Saturday, July 31, 2010

Discernment on the Uneven Road

Discernment on the Uneven Road

A Message to the People of Grace Church in Madison, NJ

July 2010

Throughout the ordination process I was asked over and over why exactly I wanted to be – or felt called to be – a priest. For me, the answer was, and continues to be, because I can’t think of a more exciting and fulfilling way to spend my life than building and leading a Christian community. My dream has been to minister in a place where we walk together on the uneven road of life, day after day, year after year. While I was in seminary and imagined the future, I saw myself settling in at a small urban parish and throwing myself into building a community that would be a sign of God’s loving presence both for the congregation and for the neighborhood.

As a lifelong city-dweller, of course I knew for sure that I would be working in an urban church. Yet, apparently God had other, suburban, ideas and fortunately I was just barely open enough to the gift God had in mind for me. It is difficult to find adequate words to capture how I am feeling as my three years at Grace Church draw to a close. In an unexpected place, God has fulfilled my dream of ministering in a church where we have walked together on the uneven road of life: celebrating new life, facing fears, mourning loss, and through it all, praying and singing together. Here in Madison, I have had the joyous privilege of helping to build with you a community that in so many ways truly is a sign of God’s loving presence. Many of you remember that I was ordained a priest at Grace Church in December, 2007. The truth is, however, that my entire time with you has felt like ordination – God and the community blessing me with the ever-deepening gift of priesthood.

From our arrival at Grace, Sue and I have known that, like all the previous curates and their spouses, we were only passing through. We stored our moving boxes in the garage at Surrey Lane and never quite forgot that they were there waiting to be filled again and brought with us to a yet unknown destination. When I imagined my next step, I knew for sure that I would be at some other church in the Diocese of Newark or maybe one of the surrounding dioceses. After all, nearly all of our family and friends live around here.

Apparently some people never learn. When I first heard about the position as chaplain at the University of Florida and rector of St. Michael’s in Gainesville, I initially rejected it out of hand. Moving to Florida was out of the question. But, then I heard this nagging, annoying little voice in my head reminding me of all of my sermons in which I’ve urged all of us to be open – even just a little - to the power of God. So, a little ashamed of my hypocrisy, I opened myself again to the possibility of the unknown and unexpected.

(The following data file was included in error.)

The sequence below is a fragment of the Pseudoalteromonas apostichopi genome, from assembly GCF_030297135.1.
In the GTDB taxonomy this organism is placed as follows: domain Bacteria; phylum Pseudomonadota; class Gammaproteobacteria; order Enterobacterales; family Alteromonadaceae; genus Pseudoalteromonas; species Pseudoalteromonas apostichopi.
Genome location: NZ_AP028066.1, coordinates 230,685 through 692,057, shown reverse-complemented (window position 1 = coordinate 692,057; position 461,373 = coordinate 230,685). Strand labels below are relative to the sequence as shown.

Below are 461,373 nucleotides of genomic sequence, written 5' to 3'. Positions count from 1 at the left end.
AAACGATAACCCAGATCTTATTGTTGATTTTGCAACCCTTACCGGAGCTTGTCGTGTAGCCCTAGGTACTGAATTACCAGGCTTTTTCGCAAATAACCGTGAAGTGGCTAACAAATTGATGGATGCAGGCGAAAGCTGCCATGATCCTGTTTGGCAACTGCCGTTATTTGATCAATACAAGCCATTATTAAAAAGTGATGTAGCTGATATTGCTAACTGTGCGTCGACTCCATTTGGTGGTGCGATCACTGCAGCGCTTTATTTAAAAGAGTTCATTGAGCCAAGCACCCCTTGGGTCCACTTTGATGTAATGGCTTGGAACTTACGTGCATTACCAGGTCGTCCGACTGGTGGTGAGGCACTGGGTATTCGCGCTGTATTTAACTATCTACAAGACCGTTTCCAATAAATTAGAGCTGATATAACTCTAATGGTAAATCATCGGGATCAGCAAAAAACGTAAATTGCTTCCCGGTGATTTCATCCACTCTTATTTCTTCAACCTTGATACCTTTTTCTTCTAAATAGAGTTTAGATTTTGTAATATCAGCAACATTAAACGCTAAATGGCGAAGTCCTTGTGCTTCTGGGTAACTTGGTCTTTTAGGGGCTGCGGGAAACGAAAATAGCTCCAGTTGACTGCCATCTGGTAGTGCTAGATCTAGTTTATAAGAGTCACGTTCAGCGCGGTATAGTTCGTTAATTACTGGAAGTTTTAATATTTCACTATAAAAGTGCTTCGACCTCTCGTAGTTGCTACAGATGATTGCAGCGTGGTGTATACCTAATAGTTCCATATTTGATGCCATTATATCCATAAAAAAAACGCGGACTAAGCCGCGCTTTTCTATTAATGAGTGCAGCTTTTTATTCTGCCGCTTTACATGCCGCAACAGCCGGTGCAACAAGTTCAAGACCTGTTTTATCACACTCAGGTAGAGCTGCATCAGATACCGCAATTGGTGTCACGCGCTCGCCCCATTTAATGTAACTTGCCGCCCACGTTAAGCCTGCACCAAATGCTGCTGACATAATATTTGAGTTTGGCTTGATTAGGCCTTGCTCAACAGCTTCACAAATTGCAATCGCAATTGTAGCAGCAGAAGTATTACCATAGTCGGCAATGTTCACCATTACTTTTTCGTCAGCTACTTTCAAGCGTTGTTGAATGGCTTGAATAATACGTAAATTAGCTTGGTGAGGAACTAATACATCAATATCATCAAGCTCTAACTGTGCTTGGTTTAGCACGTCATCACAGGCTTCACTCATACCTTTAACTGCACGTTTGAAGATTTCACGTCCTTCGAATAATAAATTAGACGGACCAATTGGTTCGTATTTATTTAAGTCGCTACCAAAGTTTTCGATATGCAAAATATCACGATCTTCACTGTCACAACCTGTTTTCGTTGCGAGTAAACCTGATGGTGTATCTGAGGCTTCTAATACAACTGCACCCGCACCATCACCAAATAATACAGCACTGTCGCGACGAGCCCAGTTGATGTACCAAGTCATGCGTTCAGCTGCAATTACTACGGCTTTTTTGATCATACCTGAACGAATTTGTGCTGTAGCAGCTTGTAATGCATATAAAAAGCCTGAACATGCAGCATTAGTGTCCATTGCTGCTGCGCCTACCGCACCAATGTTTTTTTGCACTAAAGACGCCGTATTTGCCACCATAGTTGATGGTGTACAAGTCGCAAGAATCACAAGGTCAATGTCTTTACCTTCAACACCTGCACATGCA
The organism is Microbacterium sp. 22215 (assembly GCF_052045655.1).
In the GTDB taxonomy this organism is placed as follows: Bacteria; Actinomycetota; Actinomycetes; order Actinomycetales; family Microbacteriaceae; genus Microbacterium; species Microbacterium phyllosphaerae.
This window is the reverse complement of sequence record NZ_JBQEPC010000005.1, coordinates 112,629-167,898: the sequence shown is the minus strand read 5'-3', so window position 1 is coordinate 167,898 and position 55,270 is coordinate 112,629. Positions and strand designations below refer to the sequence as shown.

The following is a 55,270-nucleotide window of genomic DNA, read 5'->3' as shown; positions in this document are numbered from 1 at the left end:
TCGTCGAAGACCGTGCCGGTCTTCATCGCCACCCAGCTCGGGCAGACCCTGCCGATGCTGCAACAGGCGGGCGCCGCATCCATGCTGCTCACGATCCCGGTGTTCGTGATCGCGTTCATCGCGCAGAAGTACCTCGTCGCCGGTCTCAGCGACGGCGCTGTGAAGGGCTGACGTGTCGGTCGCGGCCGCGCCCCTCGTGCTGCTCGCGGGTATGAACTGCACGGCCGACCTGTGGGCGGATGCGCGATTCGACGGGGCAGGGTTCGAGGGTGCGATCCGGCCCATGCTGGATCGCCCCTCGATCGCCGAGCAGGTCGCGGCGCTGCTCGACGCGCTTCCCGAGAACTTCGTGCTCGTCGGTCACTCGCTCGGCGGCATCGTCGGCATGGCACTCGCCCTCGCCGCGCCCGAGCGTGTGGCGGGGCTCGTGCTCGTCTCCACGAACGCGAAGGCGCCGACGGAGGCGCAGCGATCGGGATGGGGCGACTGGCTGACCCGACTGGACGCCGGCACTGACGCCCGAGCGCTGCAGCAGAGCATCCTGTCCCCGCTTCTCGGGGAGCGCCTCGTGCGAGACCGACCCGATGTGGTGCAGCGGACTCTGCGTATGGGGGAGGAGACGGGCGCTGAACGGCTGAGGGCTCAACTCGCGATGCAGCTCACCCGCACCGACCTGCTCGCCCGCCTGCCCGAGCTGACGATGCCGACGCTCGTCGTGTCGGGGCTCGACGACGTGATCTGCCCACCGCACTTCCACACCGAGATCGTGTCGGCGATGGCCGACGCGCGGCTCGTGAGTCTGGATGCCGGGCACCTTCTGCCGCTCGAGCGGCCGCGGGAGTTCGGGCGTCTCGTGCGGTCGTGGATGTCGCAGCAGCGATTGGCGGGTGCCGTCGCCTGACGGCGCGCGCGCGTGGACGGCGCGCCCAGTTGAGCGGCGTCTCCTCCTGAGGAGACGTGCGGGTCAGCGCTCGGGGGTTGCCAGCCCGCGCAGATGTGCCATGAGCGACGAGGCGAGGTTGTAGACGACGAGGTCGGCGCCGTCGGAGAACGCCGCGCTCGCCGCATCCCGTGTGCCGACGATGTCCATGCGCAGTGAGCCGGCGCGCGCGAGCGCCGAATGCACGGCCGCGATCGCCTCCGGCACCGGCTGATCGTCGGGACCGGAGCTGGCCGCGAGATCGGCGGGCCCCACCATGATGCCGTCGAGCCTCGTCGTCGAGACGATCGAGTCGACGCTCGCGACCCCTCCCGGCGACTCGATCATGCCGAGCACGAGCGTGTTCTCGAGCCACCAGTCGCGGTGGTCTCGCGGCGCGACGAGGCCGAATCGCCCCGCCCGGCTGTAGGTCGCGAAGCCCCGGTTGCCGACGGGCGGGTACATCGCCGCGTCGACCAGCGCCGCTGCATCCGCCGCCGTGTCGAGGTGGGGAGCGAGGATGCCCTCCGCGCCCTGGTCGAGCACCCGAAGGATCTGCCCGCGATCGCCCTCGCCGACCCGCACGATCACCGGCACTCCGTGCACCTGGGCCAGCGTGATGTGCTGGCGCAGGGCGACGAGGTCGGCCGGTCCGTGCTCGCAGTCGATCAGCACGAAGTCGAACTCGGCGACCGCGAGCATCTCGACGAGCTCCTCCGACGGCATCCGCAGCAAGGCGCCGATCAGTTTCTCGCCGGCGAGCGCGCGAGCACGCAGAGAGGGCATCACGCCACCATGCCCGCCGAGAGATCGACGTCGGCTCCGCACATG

I was very surprised by what I found in Florida. I felt myself clicking with the bishop and other members of the diocesan staff. When I visited the Chapel of the Incarnation and the rest of the campus ministry complex, I was excited by what already exists there and what might be possible in the future. Gradually, the thought of ministering to students, faculty and staff at the University of Florida seemed to fit with my own background and interests. The other part of my job, serving as rector of St. Michael’s, presents an exciting challenge. This church was broken by schism a couple of years ago when a previous rector left with most of the congregation to set up a new Anglican church in Gainesville. As a stop-gap measure the previous chaplain at UF took charge of St. Michael’s. Sure enough, under her leadership, the church began to grow. My task is to continue that good work, to continue the healing and rebuilding that is already underway.

I quickly realized that this chaplain/rector position offers a unique and challenging opportunity. Sue made it clear she was on board with whatever decision I made. But, taking the position in Florida was an agonizing decision because it means moving away from our family and friends and leaving all of you at Grace Church. It was a spiritual exercise that finally convinced me to take the leap and accept this new challenge. Many of you know my admiration for Ignatius of Loyola, the 16th Century saint who founded the Society of Jesus and was a master of discernment. When faced with a difficult decision, Ignatius suggested imagining ourselves at the point of death and asking what choice we should have made.

When I imagined that scene, I realized that despite the very high cost, I would regret not taking this chance. I knew I would regret not being open to this unexpected opportunity. So, ready or not, here we go. In just a couple of weeks Sue and I will take our next steps on the uneven road of life, venturing into an unknown (and awfully humid) new life. Thanks to our summer study series St. Paul has been on my mind lately. His words to the church in Philippi capture my feelings for you, the church in Madison:

I thank my God every time I remember you, constantly praying with joy in every one of my prayers for all of you, because of your sharing in the gospel from the first day until now. (Philippians 1:3-5)